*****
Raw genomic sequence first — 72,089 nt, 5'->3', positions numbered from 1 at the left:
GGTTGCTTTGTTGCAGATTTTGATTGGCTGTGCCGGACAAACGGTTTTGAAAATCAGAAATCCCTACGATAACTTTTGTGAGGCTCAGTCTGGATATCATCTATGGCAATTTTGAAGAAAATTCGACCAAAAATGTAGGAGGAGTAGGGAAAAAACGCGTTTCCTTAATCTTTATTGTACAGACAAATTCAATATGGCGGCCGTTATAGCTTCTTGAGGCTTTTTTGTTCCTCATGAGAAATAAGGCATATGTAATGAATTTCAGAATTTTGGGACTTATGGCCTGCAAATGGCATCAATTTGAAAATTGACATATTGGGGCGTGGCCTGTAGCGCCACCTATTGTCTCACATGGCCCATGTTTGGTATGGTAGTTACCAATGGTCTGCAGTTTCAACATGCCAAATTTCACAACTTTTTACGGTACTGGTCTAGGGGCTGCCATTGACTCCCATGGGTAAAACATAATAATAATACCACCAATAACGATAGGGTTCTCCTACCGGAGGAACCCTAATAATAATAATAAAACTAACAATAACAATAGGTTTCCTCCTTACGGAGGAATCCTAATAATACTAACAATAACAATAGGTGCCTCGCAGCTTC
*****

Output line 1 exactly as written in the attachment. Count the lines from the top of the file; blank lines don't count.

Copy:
Raw genomic sequence first — 72,089 nt, 5'->3', positions numbered from 1 at the left: